Since the mass adoption of formal education in schools across society, understanding around items such as class size, curriculum development, and teaching tools have advanced significantly, but the format in which content is delivered to students has barely evolved for thousands of years. The lecture-based approach to education has spread across civilizations, continents, and cultures. Let’s take a trip back in time and I’ll show you how we arrived where we are now.
Forty thousand years ago, carvings of rock walls were used as a vehicle for teaching, however it is not until 3100BC that with the rise of trade, government, and religion came the invention of writing, which brought both schooling and education as we know them today to the Egyptian and Babylonian civilizations. A few hundred years later, Plato founded The Academy in Athens, where the Socratic method dominated teaching. This method involved argumentative dialogue between individuals and was led by a teacher who was trusted with the responsibilities of guiding the conversation and instructing students about new concepts.
Fast forward into the Middle ages: monasteries of the Roman Catholic Church were the centers of education and professors were master lecturers. This eduction style permeated through subsequent ages and was slowly combined with different mechanisms and tools; in colonial times, students had to recite what the teacher preached aided by a Horn-Book (a wooden flat board with parchment on top that laid out a lesson). A few hundred years later, the Magic Lantern, one of the first projectors, was created and then two decades later, our beloved chalkboard!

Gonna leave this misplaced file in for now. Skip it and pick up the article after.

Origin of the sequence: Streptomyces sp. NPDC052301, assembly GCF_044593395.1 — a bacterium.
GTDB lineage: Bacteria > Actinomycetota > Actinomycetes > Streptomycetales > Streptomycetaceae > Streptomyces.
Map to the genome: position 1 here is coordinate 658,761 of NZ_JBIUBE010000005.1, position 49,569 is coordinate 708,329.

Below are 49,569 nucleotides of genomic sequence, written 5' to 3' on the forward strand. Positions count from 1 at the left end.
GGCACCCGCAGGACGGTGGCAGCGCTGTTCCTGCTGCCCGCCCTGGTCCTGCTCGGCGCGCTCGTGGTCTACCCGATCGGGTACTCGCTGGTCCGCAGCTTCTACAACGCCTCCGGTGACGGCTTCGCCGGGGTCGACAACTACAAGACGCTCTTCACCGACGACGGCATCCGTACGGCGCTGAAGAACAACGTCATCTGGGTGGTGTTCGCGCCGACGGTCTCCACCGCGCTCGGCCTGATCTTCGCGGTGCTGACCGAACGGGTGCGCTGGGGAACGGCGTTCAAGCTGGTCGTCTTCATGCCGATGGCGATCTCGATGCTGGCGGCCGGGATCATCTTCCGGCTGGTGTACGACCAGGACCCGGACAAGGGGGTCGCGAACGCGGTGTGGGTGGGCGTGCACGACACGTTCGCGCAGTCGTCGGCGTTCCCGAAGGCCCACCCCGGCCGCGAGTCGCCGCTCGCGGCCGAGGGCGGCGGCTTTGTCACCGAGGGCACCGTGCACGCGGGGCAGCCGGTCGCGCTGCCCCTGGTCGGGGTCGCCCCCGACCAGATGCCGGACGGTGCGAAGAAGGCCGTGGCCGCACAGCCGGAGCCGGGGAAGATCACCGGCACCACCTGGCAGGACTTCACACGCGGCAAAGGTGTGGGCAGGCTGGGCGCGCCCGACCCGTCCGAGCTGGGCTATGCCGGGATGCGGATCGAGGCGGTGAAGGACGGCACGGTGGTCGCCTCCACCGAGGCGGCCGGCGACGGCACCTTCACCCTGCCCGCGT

Now let’s stop and think, what do all these lecture methods have in common? They’re boring! Have you ever been on the verge of falling asleep during a class? That’s because most lessons you’ve taken have probably been lecture-based where you’ve sat and listened passively to a teacher “preaching.” You’ve probably interacted through some sort of Socratic discussion, performed some rote-memorization, or have energetically taken notes of what a professor is writing. However, there seems to be a persistent problem, one that technology hasn’t managed to solve in centuries: lectures still predominate the way we learn.
One aspect of education that technology has revolutionized is the expansion of education beyond the elite few and to the masses. With commercial radio broadcasting in the 1920s also came on-air radio education, then television for education in the 1950s and videotapes in the 1970s. Finally, with the advent of the Internet, online education took off and by 2008, web technology was being used to create the first Massive Open Online Courses (MOOCs), which taught learners through videos.
So if you think about it, the format of learning has not really changed, students still sit and watch or listen to a lecture, and still fall asleep, not actually learning as much as they possibly could. And let’s not even mention the lack of individualized attention that a pupil might need to actually improve through instant feedback. What if we combine both technology that allows for open access of quality education and change passive learning into active learning that is self-paced, adaptive, and provides instant feedback? That would be the real revolution! And that’s what we are doing here at Smartly.